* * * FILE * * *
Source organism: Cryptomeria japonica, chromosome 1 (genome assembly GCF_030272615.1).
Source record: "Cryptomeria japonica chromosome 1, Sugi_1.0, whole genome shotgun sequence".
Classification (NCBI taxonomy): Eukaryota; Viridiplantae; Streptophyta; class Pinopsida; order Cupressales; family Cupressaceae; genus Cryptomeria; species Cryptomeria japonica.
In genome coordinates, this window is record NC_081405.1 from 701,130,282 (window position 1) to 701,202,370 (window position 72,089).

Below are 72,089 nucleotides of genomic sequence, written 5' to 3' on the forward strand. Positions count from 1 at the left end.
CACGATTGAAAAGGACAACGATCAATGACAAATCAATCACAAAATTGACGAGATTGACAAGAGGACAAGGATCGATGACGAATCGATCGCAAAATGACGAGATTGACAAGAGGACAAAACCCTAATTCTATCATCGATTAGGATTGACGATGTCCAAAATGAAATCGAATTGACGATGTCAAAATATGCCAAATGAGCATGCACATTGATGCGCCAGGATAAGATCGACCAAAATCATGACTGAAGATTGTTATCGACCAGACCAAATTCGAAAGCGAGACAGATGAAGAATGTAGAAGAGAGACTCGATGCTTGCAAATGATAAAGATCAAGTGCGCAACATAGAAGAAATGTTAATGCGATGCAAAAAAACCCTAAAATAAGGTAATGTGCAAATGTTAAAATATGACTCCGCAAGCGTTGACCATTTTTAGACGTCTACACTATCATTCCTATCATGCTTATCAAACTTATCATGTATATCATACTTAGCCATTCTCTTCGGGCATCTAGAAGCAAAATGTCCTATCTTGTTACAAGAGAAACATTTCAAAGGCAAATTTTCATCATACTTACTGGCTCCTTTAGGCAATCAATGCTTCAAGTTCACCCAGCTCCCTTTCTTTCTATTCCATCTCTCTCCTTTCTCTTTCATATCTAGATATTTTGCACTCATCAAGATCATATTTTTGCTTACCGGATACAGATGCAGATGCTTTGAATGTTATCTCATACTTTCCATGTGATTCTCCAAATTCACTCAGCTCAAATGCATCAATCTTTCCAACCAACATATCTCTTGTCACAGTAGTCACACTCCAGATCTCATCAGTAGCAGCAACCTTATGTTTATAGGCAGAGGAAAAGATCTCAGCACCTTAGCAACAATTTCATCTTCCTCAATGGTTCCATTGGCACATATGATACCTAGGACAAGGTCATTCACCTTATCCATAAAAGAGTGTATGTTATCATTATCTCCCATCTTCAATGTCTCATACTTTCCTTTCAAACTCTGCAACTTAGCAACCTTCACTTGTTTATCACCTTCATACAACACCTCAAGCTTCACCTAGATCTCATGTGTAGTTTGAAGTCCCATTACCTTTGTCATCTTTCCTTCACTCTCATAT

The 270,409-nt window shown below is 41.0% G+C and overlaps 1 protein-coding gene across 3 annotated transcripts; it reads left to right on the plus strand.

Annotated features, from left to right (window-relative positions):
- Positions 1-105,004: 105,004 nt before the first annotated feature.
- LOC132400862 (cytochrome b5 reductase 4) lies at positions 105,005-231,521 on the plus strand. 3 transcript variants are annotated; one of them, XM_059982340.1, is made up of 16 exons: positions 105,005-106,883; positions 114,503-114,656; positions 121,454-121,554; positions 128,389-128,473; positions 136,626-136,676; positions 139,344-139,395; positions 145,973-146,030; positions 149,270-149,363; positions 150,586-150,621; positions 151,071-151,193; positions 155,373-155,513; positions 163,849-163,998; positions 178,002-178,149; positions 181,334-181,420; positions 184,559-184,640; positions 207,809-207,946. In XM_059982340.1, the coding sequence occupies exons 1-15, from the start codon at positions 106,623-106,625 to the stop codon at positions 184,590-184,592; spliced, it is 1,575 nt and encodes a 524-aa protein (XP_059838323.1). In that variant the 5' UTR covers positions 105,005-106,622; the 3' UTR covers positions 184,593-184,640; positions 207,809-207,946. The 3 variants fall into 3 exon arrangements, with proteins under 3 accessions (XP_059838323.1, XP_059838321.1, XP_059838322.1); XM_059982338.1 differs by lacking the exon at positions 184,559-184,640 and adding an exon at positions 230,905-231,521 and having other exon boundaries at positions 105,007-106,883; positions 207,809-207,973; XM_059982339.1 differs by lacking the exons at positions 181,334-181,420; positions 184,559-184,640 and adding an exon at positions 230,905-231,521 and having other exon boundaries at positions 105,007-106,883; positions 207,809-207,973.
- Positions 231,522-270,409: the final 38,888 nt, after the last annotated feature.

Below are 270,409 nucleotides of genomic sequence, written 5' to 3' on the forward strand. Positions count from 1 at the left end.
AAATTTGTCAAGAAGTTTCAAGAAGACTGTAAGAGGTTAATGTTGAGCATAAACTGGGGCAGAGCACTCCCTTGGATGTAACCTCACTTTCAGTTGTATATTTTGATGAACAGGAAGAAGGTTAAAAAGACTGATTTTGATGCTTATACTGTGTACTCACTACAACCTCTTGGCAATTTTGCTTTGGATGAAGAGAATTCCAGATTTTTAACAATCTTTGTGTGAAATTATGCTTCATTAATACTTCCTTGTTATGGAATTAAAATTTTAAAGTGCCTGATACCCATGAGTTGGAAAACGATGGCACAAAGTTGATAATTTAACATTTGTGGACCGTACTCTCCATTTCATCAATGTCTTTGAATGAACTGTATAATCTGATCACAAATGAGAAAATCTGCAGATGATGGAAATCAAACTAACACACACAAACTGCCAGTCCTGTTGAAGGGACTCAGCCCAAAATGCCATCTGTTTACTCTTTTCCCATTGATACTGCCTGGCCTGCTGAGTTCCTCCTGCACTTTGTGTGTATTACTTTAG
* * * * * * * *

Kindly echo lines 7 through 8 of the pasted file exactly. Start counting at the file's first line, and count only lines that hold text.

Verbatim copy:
The 270,409-nt window shown below is 41.0% G+C and overlaps 1 protein-coding gene across 3 annotated transcripts; it reads left to right on the plus strand.

Annotated features, from left to right (window-relative positions):